Bank of Canada keeps key rate on hold at 0.5 per cent as resource sector adjusts

Household spending and an improving U.S. economy are underpinning the Canadian economy, the Bank of Canada said Wednesday in announcing it will keep its key interest rate on hold at 0.5 per cent.

OTTAWA — Household spending and an improving U.S. economy are underpinning the Canadian economy, the Bank of Canada said Wednesday in announcing it will keep its key interest rate on hold at 0.5 per cent.

The central bank said a lower Canadian dollar has helped absorb some of the impact of lower commodity prices, which have been hurt by increasing uncertainty about growth prospects for China and other emerging markets.

“The stimulative effects of previous monetary policy actions are working their way through the Canadian economy,” said the bank, which twice cut its key interest rate by a quarter of a percentage point earlier this year.

Wednesday’s stand pat decision by the central bank was in line with the expectations of economists.

Sherry Cooper, chief economist at Dominion Lending Centres, said the central bank had been disappointed with the export sector, but more recent data has shown considerable improvement.

“That is a result of the decline in the Canadian dollar as well as the strength in the U.S. economy, both of which helped offset the negative effects of the havoc that has been wreaked in the oil sector,” she said.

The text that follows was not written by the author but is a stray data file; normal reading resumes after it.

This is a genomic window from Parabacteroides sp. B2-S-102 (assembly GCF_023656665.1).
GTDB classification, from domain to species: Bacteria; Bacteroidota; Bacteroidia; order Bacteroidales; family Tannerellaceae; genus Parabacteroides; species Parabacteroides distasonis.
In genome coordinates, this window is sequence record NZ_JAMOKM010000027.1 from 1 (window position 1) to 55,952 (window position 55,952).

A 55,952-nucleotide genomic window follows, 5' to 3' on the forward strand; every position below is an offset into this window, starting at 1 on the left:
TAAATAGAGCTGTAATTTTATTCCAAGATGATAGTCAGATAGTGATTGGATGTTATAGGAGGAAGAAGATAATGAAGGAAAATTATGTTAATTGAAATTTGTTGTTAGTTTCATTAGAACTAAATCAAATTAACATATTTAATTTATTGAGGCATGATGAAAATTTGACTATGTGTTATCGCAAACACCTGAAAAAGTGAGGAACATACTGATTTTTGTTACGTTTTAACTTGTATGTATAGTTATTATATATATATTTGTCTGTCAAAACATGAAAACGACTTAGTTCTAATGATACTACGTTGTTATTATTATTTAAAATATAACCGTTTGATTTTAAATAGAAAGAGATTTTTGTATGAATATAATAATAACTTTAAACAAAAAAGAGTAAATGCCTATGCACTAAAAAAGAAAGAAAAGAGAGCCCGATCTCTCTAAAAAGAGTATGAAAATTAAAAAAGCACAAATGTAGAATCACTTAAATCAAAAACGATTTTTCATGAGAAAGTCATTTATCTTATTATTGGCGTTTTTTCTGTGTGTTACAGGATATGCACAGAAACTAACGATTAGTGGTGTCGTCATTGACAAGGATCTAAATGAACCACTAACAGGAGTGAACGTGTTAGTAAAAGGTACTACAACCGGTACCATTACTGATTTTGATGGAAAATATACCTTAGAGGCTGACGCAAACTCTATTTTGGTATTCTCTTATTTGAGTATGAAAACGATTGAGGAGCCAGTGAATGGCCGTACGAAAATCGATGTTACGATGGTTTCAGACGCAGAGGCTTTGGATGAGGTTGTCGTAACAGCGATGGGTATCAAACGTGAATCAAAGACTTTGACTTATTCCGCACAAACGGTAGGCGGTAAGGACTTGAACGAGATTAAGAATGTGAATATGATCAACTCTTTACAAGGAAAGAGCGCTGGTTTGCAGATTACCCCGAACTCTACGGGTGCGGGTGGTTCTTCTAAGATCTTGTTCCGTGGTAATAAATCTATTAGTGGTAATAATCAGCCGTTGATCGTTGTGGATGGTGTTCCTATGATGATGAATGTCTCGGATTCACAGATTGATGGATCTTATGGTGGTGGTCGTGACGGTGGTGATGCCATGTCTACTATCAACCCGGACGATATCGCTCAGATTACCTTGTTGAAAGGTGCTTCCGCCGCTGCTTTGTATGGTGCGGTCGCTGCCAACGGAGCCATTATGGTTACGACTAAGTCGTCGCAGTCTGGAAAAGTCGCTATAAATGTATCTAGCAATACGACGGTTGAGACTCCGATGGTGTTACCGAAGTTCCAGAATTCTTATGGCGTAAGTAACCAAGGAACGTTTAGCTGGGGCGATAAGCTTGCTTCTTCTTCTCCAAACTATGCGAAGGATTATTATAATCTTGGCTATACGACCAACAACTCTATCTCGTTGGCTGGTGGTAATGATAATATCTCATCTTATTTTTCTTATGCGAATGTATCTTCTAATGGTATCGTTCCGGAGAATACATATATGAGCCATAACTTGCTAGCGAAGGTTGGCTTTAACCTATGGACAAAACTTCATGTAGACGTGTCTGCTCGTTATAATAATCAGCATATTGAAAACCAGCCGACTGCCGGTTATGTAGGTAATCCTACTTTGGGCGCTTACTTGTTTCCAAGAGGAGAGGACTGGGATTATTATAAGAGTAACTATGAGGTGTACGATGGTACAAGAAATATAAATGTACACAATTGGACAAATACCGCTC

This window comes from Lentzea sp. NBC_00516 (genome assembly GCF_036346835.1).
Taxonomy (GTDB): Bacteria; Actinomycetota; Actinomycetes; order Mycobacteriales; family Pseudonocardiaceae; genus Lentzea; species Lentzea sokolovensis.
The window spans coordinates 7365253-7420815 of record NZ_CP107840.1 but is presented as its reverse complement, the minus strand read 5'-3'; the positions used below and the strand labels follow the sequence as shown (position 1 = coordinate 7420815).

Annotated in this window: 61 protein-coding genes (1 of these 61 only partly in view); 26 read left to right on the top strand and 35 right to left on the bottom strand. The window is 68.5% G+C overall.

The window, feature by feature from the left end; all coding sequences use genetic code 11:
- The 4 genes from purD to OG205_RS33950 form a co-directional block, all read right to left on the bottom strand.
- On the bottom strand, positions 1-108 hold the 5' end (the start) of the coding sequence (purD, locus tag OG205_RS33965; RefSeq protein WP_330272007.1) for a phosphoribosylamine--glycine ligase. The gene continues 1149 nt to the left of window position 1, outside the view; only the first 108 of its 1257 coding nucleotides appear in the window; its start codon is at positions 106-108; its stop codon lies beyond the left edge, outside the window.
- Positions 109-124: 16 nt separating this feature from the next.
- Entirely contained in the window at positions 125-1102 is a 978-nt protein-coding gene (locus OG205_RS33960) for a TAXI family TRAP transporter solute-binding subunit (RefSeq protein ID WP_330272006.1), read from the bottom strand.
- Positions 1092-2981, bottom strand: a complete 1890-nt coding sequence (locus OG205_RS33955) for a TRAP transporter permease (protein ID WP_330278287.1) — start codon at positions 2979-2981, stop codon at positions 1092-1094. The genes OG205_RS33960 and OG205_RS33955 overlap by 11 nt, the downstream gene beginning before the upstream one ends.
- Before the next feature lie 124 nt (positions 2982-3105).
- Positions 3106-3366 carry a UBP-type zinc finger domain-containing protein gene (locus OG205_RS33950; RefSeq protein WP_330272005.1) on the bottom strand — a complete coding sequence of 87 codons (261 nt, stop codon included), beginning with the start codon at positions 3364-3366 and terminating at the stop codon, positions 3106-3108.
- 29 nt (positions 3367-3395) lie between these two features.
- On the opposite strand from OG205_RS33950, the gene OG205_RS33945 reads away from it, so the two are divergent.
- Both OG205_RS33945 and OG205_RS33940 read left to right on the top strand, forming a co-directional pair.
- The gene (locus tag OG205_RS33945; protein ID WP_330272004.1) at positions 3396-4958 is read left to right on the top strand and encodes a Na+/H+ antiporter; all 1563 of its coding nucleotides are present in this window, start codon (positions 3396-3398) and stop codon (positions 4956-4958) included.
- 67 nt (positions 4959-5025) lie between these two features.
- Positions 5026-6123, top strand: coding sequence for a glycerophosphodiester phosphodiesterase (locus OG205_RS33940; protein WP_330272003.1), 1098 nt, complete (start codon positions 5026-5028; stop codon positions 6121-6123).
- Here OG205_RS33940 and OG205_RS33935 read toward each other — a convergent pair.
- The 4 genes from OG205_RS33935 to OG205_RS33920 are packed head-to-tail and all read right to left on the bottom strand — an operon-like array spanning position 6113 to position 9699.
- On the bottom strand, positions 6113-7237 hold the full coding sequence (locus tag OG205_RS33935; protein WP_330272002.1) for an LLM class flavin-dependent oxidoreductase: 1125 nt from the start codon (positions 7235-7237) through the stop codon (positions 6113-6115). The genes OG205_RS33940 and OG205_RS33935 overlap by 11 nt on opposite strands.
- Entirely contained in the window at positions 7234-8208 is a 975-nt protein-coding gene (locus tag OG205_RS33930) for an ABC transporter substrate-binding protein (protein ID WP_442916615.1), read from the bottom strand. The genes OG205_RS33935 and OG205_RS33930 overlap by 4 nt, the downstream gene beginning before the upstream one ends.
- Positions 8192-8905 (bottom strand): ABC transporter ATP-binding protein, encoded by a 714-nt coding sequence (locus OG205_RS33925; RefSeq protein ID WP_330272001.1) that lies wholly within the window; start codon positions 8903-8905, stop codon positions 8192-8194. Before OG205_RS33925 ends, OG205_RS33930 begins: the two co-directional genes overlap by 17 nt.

Cooper said if the signs of growth for the third quarter hold steady, the Bank of Canada will likely keep its key rate on hold for a “considerable period.”

However, the Bank of Canada noted that increased uncertainty about growth in China and other emerging markets is raising questions about the pace of global recovery.

“Movements in the Canadian dollar are helping to absorb some of the impact of lower commodity prices and are facilitating the adjustments taking place in Canada’s economy,” the central bank statement said.

The bank noted that the country’s resource sector is continuing to adjust to the lower prices, with some spillover to the rest of the economy, and that this transition is expected to take considerable time.

“Today’s statement suggests the bank remains nervous about the impact of the recent slide in commodity prices however (it) appears to be willing to be patient,” said Royal Bank assistant chief economist Dawn Desjardins.

“Encouragingly, the bank did not indicate any predisposition to revise the forecast issued in July for the economy to return to positive growth in the third quarter with this growth continuing to (the) end (of) 2017 despite the recent slip in oil prices.”

Statistics Canada reported earlier this month that the economy contracted in the second quarter in line with the Bank of Canada’s expectations.

That was followed by better than expected trade results for July and a stronger than expected jobs report for August that suggested the economy is pulling out of the slump that saw it contract in the first two quarters, putting the country into a recession.

Inflation has also ticked higher in recent months as rising food prices have offset lower gasoline prices, while core inflation — which excludes some volatile items — has been above two per cent for a year.

In its statement Wednesday, the Bank of Canada said inflation has “evolved in line” with its July monetary policy report.

Total inflation has remained near the bottom end of the Bank of Canada’s target range of between one and three per cent, due to the drop in energy prices. However, core inflation has been close to two per cent due to the drop in the Canadian dollar and some sector-specific factors, the bank said.

The Bank of Canada’s next rate announcement is set for Oct. 21 when it is also scheduled to release an updated outlook for the economy and inflation in its monetary policy report.

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